The Gates of Fredericia
If you are interested in historical architecture the gates of the Ramparts of Fredericia are worth a visit. They were built in 1753 and the 1920's. The gates are quite different from one another, yet there are clear architectural similarities.
There are six points of passage through the Ramparts, but only three of them are marked by actual gates. The three are Denmark's Gate (Danmarks Port), the Prince's Gate (Prinsens Port) and the Northern Gate (Nørre Port). The passage in the northeast corner of the Ramparts is called King's Gate (Kongens Port). There used to a wooden gateway here but today there is no actual gate structure left. The passage in the southwest corner by Sjællandsgade and Prangervej is from 1918 but a gate was never built at the site. The final passage is located along the harbour and the southwest extremity of the Ramparts where railways and Holstensvej lead in and out of the city centre.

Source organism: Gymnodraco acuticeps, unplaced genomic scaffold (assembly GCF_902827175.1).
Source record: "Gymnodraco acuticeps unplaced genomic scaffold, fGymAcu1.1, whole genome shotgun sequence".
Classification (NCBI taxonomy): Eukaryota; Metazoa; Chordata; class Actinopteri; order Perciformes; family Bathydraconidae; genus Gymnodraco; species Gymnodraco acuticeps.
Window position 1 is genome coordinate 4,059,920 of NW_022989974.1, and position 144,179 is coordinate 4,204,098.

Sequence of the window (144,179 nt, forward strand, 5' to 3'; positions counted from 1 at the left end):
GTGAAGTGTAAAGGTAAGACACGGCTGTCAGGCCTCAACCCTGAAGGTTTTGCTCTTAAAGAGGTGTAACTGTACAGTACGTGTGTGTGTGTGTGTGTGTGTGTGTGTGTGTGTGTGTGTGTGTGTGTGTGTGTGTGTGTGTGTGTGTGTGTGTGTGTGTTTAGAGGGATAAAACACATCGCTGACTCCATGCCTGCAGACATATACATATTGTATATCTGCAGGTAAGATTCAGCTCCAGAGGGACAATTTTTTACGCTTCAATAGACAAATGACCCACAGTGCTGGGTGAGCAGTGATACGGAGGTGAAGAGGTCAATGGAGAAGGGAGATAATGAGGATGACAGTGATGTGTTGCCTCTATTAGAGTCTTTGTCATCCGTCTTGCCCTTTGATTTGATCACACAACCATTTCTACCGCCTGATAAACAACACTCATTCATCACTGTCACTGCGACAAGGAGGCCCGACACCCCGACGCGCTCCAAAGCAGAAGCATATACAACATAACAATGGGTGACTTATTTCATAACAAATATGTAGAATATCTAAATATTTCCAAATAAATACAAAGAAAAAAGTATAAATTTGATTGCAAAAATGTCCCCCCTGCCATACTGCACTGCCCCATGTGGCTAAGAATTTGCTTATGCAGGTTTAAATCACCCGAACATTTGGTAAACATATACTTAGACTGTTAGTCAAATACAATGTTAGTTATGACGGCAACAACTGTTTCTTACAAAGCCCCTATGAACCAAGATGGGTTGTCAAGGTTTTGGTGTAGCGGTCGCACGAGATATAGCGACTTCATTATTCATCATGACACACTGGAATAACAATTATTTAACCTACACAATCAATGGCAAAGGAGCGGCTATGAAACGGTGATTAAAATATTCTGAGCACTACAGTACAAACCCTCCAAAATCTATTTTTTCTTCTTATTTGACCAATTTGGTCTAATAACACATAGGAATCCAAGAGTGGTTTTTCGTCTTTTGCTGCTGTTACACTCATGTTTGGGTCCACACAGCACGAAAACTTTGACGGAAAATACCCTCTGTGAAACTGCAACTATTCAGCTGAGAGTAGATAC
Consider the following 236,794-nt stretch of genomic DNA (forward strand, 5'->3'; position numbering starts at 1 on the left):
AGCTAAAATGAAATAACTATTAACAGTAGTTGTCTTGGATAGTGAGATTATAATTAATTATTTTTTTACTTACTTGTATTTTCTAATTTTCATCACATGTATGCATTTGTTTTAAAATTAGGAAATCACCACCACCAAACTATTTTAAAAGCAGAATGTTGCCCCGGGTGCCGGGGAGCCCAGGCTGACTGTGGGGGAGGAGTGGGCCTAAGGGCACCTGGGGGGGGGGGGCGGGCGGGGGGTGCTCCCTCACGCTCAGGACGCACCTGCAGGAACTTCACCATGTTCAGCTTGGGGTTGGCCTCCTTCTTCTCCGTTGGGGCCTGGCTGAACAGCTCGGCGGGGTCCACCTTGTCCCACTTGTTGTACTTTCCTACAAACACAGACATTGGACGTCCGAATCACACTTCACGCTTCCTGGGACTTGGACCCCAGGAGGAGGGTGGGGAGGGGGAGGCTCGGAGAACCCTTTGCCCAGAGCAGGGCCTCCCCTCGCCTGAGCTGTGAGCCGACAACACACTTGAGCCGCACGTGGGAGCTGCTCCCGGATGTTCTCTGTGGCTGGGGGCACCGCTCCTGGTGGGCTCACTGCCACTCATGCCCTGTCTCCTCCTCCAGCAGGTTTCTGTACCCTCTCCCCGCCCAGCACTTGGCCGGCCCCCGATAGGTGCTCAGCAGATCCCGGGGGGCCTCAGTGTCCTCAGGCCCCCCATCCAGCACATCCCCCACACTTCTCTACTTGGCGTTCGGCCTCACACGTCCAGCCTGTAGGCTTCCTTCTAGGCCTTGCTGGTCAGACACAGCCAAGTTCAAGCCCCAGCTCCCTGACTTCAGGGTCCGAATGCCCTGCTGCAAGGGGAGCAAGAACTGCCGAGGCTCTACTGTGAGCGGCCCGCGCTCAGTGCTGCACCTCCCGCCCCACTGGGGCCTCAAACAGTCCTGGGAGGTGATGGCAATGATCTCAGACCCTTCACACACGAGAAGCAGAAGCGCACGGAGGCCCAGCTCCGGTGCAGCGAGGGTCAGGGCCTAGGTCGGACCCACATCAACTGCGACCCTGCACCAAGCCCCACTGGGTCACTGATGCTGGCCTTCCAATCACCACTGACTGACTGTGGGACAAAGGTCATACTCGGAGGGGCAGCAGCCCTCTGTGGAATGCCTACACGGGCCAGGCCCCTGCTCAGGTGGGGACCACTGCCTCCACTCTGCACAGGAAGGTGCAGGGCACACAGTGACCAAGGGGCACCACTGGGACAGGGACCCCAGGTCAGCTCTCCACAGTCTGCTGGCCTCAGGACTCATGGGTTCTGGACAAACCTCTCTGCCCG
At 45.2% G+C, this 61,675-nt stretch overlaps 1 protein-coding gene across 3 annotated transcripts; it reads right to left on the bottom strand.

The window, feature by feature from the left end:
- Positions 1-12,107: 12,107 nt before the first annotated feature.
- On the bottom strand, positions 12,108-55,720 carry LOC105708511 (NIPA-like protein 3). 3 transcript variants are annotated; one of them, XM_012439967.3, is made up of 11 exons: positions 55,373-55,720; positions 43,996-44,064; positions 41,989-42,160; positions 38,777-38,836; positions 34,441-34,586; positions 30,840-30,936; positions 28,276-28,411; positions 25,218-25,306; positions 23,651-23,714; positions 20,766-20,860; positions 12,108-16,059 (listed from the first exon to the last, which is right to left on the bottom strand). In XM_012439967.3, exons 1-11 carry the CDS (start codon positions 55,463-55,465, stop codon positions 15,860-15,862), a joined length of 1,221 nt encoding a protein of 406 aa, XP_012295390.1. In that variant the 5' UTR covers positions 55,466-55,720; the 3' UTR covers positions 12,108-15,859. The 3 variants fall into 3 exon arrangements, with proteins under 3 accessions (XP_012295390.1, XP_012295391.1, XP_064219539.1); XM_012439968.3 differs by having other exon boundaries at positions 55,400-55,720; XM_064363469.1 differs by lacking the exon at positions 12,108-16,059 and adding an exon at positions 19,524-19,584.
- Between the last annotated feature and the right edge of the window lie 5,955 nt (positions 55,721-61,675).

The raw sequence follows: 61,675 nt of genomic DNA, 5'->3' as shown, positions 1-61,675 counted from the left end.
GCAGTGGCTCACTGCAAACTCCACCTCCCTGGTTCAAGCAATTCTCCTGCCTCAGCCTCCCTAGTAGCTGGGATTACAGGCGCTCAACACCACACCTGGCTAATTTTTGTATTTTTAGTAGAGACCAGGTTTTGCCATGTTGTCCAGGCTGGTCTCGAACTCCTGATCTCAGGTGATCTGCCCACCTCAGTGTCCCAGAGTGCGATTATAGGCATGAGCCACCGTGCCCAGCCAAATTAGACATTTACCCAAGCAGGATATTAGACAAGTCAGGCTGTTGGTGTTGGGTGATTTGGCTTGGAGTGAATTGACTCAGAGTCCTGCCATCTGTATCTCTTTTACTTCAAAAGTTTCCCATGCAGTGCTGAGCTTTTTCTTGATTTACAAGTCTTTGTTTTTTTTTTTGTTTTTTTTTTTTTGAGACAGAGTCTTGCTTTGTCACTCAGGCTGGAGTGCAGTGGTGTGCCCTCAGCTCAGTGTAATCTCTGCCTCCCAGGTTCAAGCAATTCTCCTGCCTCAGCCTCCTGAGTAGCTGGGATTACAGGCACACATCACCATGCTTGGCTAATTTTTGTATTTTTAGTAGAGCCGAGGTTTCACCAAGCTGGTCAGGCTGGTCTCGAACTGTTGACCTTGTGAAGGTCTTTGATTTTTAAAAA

The oldest of the gates is the Prince's Gate which in its current shape dates back to 1753. The gate replaced an earlier ramshackled wooden gate. The architect behind the Prince's Gate was Officer and military architect Samuel Christoph Gedde.
The Northern Gate is from 1922. It was designed by the architect Oscar Gundlach-Pedersen and draws on the ideals of neoclassicism. The same is true for Denmark's Gate from 1924 which was also the work of Gundlach-Pedersen.
The Northern Gate and Denmark's Gate were thus created by the same architect and within just a few years of each other. Clear parallels can be detected in the rounded arches as well as the smaller separate pedestrian passageways symmetrically placed on each side of the main gateway. However, the Northern Gate is a closed structure with vaulted ceiling while Denmark's Gate is constructed without a ceiling. Instead the structure consists of two detached walls with pillar arches.